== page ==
[Kris says:  Again, before you laugh this one off, what about the way that SGM now portrays its early history, with no mention of Larry Tomzcak as one of the group’s co-founders?  Or its unabashedly Charismatic (and CERTAINLY not “Reformed”) roots?  Why the need to pretend to always be what it is now?  Why not total openness about its colorful and varied and quite different past?]

Lies & Deceit
11) The cult leader(s) is prepared to lie blatantly and obscenely about other individuals or organizations, with total disregard for the truth or any sense of moral objectivity.  A frequent tactic by cult leaders is to divert attention from their own sins by accusing others inside or outside their organization of the very crimes of which they themselves are guilty.  (In psychology, this is called “projection.”)

Only those who are group members are truly good, sane, wise or sober.  Since members lose the faculty of critical judgment and the ability to think for themselves, they never question the lies and distortions of their leader(s).  Members feel total loyalty to those who have “saved them” and follow in blind obedience.

Veneration
12) Leading figures, either alive or dead, are honored and venerated.  Statements are often supported by quotations and sayings from sacred writings or speeches.  Predictions of catastrophe or d**nation are common.  This can be anything from Armageddon, to madness, persecution or alcoholic/drug relapse.  Very frequently those who have come from crisis situations are warned that leaving the group will bring certain relapse.

Undemocratic Reality
13) The direction of the group comes from a shadowy leadership, rarely seen and with little or no real democratic controls.  There are assurances about the democratic character of the group and its strident democratic checks and procedures.  Indeed, on paper the cult may appear to be super democratic, but in practice everything is run by leader(s) and cliques and committees, and committees within committees, picked from the chosen few and frequently made up of the same people.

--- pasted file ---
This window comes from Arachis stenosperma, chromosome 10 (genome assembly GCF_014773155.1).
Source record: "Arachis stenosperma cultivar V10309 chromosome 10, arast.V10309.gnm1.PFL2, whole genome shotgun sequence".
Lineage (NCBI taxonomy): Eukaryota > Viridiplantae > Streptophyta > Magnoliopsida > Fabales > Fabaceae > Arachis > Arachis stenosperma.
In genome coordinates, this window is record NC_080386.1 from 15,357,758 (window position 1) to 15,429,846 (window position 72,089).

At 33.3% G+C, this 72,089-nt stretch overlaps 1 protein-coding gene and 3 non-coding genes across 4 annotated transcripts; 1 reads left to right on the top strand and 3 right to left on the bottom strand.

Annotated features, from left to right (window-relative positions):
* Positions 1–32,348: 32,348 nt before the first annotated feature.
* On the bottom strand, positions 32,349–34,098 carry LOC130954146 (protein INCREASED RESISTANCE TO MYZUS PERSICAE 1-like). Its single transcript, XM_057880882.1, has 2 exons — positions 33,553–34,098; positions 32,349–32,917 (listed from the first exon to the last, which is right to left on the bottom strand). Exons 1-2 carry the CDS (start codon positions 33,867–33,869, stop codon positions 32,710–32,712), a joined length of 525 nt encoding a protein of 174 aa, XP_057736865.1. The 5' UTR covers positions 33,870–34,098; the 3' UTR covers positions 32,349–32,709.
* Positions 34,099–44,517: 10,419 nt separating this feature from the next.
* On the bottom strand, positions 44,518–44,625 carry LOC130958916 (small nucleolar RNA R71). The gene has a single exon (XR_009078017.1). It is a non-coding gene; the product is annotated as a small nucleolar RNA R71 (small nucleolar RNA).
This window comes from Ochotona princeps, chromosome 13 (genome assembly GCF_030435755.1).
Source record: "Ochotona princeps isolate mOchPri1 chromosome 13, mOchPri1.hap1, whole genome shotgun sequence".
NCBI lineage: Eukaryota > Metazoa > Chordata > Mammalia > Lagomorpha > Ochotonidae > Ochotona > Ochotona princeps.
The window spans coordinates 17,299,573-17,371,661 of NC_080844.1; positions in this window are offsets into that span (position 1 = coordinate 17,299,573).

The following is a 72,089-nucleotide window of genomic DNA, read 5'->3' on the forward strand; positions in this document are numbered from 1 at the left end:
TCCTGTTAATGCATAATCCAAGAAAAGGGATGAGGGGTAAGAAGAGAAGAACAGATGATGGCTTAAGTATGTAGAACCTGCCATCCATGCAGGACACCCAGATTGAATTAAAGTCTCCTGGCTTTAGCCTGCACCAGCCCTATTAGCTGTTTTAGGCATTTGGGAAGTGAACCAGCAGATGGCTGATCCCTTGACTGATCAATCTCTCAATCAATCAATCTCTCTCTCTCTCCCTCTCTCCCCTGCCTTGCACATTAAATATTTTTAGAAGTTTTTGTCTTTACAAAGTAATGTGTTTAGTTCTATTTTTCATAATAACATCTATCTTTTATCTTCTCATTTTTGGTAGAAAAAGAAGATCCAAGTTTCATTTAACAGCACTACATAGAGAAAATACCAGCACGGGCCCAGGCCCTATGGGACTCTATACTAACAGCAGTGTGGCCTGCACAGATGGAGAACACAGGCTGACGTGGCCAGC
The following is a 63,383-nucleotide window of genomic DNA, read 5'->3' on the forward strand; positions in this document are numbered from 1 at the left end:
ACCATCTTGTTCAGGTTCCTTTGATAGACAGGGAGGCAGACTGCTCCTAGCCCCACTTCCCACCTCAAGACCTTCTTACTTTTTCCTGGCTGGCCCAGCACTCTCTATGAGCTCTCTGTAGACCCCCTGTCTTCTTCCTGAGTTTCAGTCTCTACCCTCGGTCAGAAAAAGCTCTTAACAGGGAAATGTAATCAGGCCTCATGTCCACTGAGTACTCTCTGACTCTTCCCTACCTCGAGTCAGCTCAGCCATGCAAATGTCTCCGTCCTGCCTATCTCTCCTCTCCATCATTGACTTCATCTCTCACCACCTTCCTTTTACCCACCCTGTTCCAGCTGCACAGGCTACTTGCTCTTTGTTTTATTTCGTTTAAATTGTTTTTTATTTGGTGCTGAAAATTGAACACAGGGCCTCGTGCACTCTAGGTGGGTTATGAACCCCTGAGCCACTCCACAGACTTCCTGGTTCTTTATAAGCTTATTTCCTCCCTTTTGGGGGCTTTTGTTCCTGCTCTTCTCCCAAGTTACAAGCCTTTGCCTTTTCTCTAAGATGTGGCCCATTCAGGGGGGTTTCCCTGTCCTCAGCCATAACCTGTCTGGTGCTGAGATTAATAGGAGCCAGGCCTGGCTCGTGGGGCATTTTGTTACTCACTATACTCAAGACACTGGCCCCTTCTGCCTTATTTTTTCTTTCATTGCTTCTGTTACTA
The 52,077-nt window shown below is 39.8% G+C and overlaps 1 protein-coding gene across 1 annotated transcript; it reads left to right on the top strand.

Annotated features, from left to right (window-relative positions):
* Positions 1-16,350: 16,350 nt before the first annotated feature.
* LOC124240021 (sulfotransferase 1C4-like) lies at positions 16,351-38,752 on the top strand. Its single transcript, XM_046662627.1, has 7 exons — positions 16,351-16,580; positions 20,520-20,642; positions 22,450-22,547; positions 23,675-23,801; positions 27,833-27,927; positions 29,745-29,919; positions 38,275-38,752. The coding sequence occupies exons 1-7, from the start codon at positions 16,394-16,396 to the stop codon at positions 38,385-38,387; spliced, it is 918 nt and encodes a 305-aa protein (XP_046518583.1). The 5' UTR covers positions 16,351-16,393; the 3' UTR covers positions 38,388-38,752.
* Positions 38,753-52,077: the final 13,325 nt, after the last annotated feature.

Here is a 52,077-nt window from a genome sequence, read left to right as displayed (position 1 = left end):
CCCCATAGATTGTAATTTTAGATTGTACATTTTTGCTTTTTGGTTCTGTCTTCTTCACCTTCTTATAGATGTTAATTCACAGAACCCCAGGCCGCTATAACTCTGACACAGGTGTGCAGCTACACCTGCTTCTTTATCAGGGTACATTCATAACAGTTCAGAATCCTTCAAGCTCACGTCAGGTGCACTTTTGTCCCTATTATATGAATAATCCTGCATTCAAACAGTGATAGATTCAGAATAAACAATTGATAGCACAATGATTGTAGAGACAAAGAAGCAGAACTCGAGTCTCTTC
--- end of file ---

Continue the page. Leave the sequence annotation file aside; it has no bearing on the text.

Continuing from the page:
The cult uses a closed system of logic, where no feedback is allowed and revisions are only made by higher authorities.

Leaders often amass personal power, often including wealth and sexual favors.

Mystique & Mission
14) Cults often have an internal aura of mystique in which members feel they have “a sense of ‘higher purpose’, of ‘having directly perceived some imminent law of social development’, of being themselves the vanguard of this development” (Lifton).  This includes delusions about historical roles, being “chosen ones”, the “vanguard” “pioneers” and leading new, mass social, political, religious or scientific movements.  This gives a sense of purpose in life, for members who entered feeling that their life had no meaning or goal.

[Kris says:  Many of the most loyal SGM defenders honestly believe that SGM has come as close as possible to recreating the “true New Testament church,” which in their minds needed to be recreated, as no other church out there was “getting it right.”]

Disturbed Gurus
15) Cult leaders are often charming, charismatic figures with above-average intelligence. The “charismatic charmer” is one their personalities — a pseudo-personality.

Many cult leaders suffer from borderline, disassociate or multiple personality disorders. Members feel honored to be with, and be seen, around them. But their personality can change dramatically in a flash. Cult leaders are always very disturbed individuals. They are usually victims turned persecutor, having a history of involvement in other social, political or religious cults and/or suffering the effects of a traumatic childhood. Behind their strong and confident exterior (pseudo-personality) they need their leader position to compensate for a very fragile sense of self-worth, self-esteem and self-identity.

This is also shown by the fact that they cannot “hack it” in the real world and need to live in a cult/sect environment to live out their problems. Their past histories show social marginality and a tendency to drift from one cause to another, one cult to another, one job to another, one marriage to another, etc. They spend their lives dedicated to their cause (also, increasing through the Internet, now). They are obsessive-compulsive, fanatical and manipulative.